Research on the Effectiveness of “Teaching” Your Teen to Drink
Posted Feb 16 2011 10:49am
by Lisa Frederiksen
Often parents talk about the reasons for letting their teens drink at home. One reason that regularly comes up often is the desire to “teach” their teen to drink so that when their teen is presented with an opportunity to drink with friends, their teen doesn’t go overboard, either because they view alcohol as the “forbidden fruit” or because they are unfamiliar with how alcohol will affect them. So, these parents allow their teens to drink at home; sometimes even hosting teen parties with alcohol (taking away the car keys, of course) in an attempt to “teach” their teen to drink and thereby keep them safe.
Below is an excerpt of 21st century study findings about the consequences of this approach (one study quoted is as recent as 2010). It is taken from NIAAA’s Underage Drinking Research Initiative paper, titled: “ Parenting to Prevent Childhood Alcohol Use :”
Some parents wonder whether allowing their children to drink in the home will help them develop an appropriate relationship with alcohol. According to most studies this does not appear to be the case. In a study of 6th, 7th, and 8th graders, researchers observed that students whose parents allowed them to drink at home and/or provided them with alcohol experienced the steepest escalation in drinking (Komro et al., 2007). Other studies suggest that adolescents who are allowed to drink at home drink more heavily outside of the home (van der Vorst et al., 2010). In contrast, adolescents are less likely to drink heavily if they live in homes where parents have specific rules against drinking at a young age and also drink responsibly themselves (van der Vorst et al., 2006). However, not all studies suggest that parental provision of alcohol to teens leads to trouble. For instance, one study showed that drinking with a parent in the proper context (such as a sip of alcohol at an important family function) can be a protective factor against excessive drinking (Foley et al., 2004). In other contexts, parental provision of alcohol serves as a direct risk factor for excessive drinking, as is the case when parents provide alcohol for parties attended or hosted by their adolescents. Collectively, the literature suggests that permissive attitudes toward adolescent drinking, particularly when combined with poor communication and unhealthy modeling, can lead teens into unhealthy relationships with alcohol.”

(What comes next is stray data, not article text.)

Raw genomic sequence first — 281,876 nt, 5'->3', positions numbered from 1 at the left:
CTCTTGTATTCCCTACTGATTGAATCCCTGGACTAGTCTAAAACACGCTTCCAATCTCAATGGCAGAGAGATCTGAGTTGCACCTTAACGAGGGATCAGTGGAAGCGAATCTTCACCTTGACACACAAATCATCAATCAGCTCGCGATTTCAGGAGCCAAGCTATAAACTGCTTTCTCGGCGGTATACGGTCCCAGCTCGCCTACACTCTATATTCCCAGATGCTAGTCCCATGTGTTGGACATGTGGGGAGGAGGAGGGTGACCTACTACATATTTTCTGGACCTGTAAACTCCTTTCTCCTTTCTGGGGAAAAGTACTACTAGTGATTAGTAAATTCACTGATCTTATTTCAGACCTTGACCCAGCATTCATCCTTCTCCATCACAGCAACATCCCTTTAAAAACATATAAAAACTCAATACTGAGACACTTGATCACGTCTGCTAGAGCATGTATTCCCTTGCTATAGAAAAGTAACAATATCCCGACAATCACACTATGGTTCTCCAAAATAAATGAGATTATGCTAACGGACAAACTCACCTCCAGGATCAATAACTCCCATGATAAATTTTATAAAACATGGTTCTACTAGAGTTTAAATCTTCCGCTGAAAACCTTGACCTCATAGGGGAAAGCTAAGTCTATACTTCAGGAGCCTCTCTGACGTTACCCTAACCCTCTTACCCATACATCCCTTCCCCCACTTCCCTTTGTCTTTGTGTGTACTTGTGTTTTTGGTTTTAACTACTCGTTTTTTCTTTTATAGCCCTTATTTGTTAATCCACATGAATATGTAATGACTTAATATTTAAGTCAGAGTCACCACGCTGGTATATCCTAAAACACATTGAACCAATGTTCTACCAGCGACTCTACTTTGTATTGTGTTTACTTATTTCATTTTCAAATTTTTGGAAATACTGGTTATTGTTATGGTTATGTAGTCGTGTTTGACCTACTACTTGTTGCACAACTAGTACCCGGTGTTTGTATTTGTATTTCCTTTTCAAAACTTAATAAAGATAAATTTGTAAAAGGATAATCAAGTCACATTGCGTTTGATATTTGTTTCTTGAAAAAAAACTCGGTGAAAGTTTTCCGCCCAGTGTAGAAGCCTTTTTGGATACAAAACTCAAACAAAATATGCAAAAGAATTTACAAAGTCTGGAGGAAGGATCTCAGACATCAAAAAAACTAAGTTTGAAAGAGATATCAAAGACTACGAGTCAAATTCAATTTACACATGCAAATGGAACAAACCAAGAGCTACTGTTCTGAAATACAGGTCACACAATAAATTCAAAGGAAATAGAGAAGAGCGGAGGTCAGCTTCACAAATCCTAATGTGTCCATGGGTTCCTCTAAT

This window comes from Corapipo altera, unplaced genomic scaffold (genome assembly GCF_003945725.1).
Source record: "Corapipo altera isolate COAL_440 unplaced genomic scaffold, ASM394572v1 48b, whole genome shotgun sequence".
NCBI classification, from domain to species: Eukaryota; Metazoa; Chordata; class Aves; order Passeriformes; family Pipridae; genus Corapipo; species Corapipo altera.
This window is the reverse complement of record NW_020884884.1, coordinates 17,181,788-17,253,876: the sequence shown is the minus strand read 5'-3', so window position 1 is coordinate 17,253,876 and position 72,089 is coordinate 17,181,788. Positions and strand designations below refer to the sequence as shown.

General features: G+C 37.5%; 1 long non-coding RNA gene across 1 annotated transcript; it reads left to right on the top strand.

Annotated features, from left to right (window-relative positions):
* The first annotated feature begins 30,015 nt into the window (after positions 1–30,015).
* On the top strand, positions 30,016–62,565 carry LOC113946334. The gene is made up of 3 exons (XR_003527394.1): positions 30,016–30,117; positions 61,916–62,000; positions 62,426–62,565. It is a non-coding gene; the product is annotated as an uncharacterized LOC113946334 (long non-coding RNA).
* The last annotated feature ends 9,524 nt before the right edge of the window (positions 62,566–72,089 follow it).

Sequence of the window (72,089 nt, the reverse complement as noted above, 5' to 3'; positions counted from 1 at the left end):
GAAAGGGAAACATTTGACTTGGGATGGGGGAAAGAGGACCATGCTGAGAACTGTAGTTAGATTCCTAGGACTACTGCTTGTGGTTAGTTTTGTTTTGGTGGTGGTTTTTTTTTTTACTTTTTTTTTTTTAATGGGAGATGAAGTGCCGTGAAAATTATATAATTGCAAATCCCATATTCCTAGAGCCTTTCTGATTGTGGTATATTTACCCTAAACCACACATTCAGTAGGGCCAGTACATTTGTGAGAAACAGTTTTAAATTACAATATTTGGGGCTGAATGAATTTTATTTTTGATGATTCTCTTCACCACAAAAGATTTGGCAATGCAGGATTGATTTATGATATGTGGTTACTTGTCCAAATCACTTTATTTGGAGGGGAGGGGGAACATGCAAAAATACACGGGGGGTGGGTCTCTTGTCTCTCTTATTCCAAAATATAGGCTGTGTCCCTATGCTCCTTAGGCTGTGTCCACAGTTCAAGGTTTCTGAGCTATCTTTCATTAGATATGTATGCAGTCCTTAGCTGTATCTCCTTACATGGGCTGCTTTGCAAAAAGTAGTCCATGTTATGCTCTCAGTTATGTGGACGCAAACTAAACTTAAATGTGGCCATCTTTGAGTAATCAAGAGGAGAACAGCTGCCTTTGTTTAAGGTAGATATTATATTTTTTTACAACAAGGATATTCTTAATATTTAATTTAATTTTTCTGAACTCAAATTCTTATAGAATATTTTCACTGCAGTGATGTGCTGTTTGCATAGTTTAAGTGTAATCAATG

NIAAA’s relatively short paper, “ Parenting to Prevent Childhood Alcohol Use ,” provides a great deal of other important information for parents on this issue, including: the role of genetics and parenting styles, for example, as well as suggestions for what parents can do.